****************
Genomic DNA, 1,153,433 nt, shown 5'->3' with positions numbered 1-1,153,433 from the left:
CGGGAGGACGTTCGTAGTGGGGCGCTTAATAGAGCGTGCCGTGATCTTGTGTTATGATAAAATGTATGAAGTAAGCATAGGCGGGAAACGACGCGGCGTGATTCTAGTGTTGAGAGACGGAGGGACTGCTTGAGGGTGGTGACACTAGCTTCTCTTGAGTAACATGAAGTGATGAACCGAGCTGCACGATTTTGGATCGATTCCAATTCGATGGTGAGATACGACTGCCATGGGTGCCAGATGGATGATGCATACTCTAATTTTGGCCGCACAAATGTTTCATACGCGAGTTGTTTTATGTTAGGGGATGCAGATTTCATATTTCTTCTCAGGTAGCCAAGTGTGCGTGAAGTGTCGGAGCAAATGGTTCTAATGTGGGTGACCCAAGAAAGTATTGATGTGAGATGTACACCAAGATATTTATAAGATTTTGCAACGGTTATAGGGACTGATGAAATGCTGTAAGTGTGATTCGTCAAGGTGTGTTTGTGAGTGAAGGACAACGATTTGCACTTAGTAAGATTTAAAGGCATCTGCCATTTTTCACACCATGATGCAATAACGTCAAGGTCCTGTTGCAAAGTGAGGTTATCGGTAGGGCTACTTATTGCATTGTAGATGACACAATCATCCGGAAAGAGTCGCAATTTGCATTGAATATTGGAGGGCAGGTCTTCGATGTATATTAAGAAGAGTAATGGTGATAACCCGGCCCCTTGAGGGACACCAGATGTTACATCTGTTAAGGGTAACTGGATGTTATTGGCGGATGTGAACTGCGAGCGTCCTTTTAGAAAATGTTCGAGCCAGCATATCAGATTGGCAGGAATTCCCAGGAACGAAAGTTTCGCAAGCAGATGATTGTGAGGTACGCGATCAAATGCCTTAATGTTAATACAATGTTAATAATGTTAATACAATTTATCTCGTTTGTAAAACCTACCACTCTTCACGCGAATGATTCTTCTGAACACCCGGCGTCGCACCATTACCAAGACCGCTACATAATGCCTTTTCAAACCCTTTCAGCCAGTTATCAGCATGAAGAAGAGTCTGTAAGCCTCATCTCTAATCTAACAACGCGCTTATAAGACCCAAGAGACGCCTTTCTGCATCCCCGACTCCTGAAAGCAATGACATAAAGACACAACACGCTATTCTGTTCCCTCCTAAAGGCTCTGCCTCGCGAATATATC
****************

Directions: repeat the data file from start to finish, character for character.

Genomic DNA, 1,153,433 nt, shown 5'->3' with positions numbered 1-1,153,433 from the left:
CGGGAGGACGTTCGTAGTGGGGCGCTTAATAGAGCGTGCCGTGATCTTGTGTTATGATAAAATGTATGAAGTAAGCATAGGCGGGAAACGACGCGGCGTGATTCTAGTGTTGAGAGACGGAGGGACTGCTTGAGGGTGGTGACACTAGCTTCTCTTGAGTAACATGAAGTGATGAACCGAGCTGCACGATTTTGGATCGATTCCAATTCGATGGTGAGATACGACTGCCATGGGTGCCAGATGGATGATGCATACTCTAATTTTGGCCGCACAAATGTTTCATACGCGAGTTGTTTTATGTTAGGGGATGCAGATTTCATATTTCTTCTCAGGTAGCCAAGTGTGCGTGAAGTGTCGGAGCAAATGGTTCTAATGTGGGTGACCCAAGAAAGTATTGATGTGAGATGTACACCAAGATATTTATAAGATTTTGCAACGGTTATAGGGACTGATGAAATGCTGTAAGTGTGATTCGTCAAGGTGTGTTTGTGAGTGAAGGACAACGATTTGCACTTAGTAAGATTTAAAGGCATCTGCCATTTTTCACACCATGATGCAATAACGTCAAGGTCCTGTTGCAAAGTGAGGTTATCGGTAGGGCTACTTATTGCATTGTAGATGACACAATCATCCGGAAAGAGTCGCAATTTGCATTGAATATTGGAGGGCAGGTCTTCGATGTATATTAAGAAGAGTAATGGTGATAACCCGGCCCCTTGAGGGACACCAGATGTTACATCTGTTAAGGGTAACTGGATGTTATTGGCGGATGTGAACTGCGAGCGTCCTTTTAGAAAATGTTCGAGCCAGCATATCAGATTGGCAGGAATTCCCAGGAACGAAAGTTTCGCAAGCAGATGATTGTGAGGTACGCGATCAAATGCCTTAATGTTAATACAATGTTAATAATGTTAATACAATTTATCTCGTTTGTAAAACCTACCACTCTTCACGCGAATGATTCTTCTGAACACCCGGCGTCGCACCATTACCAAGACCGCTACATAATGCCTTTTCAAACCCTTTCAGCCAGTTATCAGCATGAAGAAGAGTCTGTAAGCCTCATCTCTAATCTAACAACGCGCTTATAAGACCCAAGAGACGCCTTTCTGCATCCCCGACTCCTGAAAGCAATGACATAAAGACACAACACGCTATTCTGTTCCCTCCTAAAGGCTCTGCCTCGCGAATATATC